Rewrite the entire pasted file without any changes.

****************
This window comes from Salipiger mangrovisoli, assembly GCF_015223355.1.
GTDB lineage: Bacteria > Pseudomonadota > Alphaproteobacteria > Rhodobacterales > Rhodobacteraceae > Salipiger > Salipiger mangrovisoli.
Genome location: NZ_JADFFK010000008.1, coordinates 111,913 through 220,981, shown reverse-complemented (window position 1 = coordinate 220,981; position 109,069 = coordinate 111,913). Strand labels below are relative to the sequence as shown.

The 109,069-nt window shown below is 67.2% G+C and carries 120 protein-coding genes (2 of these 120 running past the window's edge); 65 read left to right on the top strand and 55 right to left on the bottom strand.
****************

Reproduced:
This window comes from Salipiger mangrovisoli, assembly GCF_015223355.1.
GTDB lineage: Bacteria > Pseudomonadota > Alphaproteobacteria > Rhodobacterales > Rhodobacteraceae > Salipiger > Salipiger mangrovisoli.
Genome location: NZ_JADFFK010000008.1, coordinates 111,913 through 220,981, shown reverse-complemented (window position 1 = coordinate 220,981; position 109,069 = coordinate 111,913). Strand labels below are relative to the sequence as shown.

The 109,069-nt window shown below is 67.2% G+C and carries 120 protein-coding genes (2 of these 120 running past the window's edge); 65 read left to right on the top strand and 55 right to left on the bottom strand.